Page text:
“The guy’s got just incredible mental toughness,” said Greg Roman, his offensive coordinator for a time in San Francisco.
“Just one of the fiercest competitors I’ve ever been around,” said Kyle Whittingham, an assistant at Utah during Smith’s college days.
“He has always had this incredible determination,” said Gordon Wood, Smith’s coach in high school, nearly half his life ago.
Roman inherited Smith when many 49ers fans wanted him run out of town, having failed to live up to the hype that comes with being the first overall pick in the NFL draft. Instead he signed an extension to stay, lost his job to Colin Kaepernick en route to a Super Bowl, yet complained not once. Whittingham watched Smith deal with a new coaching staff led by Urban Meyer, get beaten out for the starting job, yet remain at Utah and become a Heisman Trophy finalist. Wood remembers taking the job at Helix Charter High outside San Diego — where Reggie Bush was already in the backfield, a star in the making — and having an assistant coach say, “We could be pretty good if we could just find a quarterback,” when Smith was right there on the roster.
Which is to say: Smith is steadfast and unwavering, and he has overcome obstacles before.
Now, let’s be clear about a few things: Developing into an excellent high school quarterback when you were once overlooked or hanging in there with Meyer’s Utah staff to get the starting job after an injury and becoming the winningest quarterback in school history or not fleeing from the challenge in San Francisco when most regular people might have sought a fresh start — none of those compare with what Smith is attempting now. Those are all normal athletic adversities. Overcoming them neither makes Smith unique nor means he will ever take a snap in an NFL game again.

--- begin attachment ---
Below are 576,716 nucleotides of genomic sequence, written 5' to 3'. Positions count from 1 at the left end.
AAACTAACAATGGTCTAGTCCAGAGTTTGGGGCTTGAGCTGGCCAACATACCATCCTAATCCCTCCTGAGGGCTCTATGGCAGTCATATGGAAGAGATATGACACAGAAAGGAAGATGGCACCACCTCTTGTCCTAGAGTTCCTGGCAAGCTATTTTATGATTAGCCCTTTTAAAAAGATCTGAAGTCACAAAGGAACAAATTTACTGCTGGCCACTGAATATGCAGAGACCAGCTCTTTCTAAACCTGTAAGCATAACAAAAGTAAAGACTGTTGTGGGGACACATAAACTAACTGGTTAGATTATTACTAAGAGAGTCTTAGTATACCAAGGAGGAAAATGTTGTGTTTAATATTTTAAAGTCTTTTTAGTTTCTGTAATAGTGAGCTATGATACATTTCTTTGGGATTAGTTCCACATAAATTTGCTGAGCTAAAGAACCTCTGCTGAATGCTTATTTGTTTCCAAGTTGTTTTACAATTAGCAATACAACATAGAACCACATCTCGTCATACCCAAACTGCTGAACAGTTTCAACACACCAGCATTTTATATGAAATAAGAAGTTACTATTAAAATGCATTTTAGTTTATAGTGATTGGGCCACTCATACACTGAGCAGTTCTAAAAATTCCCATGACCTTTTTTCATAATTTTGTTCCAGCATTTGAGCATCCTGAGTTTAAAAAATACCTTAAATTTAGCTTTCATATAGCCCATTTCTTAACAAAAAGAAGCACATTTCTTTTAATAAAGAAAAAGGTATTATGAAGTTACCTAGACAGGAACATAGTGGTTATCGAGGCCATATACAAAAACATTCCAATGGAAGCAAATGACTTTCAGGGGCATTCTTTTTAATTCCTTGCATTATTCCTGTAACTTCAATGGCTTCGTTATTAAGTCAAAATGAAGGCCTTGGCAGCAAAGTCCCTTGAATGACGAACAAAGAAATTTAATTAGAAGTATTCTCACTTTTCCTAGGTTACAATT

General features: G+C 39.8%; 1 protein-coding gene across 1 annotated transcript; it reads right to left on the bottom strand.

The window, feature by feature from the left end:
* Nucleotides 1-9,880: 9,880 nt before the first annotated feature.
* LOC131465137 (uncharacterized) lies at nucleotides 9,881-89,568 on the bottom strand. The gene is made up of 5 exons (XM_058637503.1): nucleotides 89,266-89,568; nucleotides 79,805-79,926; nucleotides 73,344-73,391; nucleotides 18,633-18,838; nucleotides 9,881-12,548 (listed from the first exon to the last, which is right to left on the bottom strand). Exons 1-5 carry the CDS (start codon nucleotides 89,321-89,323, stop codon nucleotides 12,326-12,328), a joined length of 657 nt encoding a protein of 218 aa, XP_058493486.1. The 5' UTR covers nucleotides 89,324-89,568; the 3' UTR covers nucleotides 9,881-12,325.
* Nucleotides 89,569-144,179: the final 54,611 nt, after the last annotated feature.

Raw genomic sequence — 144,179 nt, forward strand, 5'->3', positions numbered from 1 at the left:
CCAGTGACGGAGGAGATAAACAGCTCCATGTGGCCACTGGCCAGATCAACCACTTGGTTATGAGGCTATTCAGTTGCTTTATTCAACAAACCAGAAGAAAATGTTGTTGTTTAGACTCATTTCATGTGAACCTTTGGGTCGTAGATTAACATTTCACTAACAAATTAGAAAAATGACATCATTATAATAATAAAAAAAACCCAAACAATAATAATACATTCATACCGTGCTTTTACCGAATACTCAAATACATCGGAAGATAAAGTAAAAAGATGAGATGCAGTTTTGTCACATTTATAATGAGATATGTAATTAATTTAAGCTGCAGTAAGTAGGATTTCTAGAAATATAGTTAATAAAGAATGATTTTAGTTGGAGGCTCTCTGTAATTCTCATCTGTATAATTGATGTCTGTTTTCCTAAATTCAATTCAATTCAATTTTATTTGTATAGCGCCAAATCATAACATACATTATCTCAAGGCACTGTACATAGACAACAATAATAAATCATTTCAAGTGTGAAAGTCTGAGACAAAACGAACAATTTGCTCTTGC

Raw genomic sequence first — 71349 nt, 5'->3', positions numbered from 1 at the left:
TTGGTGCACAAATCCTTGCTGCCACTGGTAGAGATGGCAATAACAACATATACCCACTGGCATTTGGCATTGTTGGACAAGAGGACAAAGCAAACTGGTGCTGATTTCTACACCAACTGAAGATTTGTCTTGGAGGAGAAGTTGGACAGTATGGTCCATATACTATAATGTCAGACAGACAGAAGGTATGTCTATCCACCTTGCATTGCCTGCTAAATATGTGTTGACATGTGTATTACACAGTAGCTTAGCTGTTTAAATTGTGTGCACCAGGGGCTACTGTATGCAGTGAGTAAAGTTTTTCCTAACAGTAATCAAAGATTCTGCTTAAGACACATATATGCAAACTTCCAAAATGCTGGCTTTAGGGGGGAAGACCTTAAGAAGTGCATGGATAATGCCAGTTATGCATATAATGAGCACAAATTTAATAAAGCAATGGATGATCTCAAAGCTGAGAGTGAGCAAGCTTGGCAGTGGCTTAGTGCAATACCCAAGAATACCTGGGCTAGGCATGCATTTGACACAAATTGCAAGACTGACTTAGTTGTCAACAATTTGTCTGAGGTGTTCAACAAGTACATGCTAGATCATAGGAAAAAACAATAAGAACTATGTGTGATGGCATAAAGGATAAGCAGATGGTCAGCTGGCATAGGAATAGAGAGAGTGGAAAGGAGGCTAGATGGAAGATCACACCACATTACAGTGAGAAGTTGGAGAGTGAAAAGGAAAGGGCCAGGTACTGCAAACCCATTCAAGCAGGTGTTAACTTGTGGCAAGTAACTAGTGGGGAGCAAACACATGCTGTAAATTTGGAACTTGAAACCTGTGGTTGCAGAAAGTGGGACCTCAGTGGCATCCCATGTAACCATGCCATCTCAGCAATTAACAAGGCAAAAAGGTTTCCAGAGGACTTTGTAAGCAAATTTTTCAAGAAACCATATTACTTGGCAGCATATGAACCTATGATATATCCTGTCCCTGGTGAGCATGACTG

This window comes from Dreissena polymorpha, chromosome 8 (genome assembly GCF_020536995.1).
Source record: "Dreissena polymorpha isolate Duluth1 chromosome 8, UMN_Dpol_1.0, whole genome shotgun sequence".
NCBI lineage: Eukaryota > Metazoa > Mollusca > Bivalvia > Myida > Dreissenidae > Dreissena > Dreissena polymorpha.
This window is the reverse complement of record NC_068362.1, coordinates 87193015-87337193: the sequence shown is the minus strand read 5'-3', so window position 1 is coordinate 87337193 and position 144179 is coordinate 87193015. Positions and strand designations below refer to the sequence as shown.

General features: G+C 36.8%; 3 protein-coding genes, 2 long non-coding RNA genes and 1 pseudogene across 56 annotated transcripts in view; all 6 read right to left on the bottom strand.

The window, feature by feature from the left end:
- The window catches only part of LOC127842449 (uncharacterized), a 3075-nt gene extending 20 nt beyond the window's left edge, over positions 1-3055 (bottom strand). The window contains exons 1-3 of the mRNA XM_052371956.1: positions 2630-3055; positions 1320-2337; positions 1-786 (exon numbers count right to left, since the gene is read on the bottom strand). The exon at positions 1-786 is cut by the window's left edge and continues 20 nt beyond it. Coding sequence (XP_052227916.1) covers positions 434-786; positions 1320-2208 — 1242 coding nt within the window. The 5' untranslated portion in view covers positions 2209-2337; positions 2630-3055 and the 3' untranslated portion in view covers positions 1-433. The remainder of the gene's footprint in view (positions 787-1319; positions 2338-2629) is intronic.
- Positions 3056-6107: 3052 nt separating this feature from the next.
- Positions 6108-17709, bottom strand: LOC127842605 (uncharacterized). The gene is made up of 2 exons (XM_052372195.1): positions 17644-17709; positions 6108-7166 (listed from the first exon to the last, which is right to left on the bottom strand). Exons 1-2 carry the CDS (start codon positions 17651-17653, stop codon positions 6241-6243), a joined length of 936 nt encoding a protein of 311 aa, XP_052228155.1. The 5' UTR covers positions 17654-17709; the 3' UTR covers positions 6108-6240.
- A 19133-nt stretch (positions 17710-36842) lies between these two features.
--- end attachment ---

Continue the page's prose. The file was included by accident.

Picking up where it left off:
“This is like another whole level of determination,” Wood said.
What this process reveals, though, is something of Smith’s character. He simply does not have to do this. Not for money. Not to prove anything to anyone — other than himself.
“I do go back to the challenge in life,” Smith told ESPN’s Scott Van Pelt during a “SportsCenter” interview in May, before he was even cleared to practice. “I got this great big challenge in front of me, and I don’t see how I could turn my back on it.”
Which is not something everybody else would say, not an approach most people would take. But here’s what people who have worked with Smith in the past say: He is not everybody else. He is not most people.
That showed in high school.
“They said: ‘He’s gangly. He’s not real strong. His arm’s weak,’ ” said Wood, who played for Smith’s father, Doug, in high school and at Wyoming, where Smith’s uncle John L. was an assistant. “And that was all true because he was in such a growth spurt. But one of the things I knew right away because I knew the whole Smith family and what kind of people they are: You just knew he was going to be a tough kid and that mentally he was going to be very strong.”
That showed in college.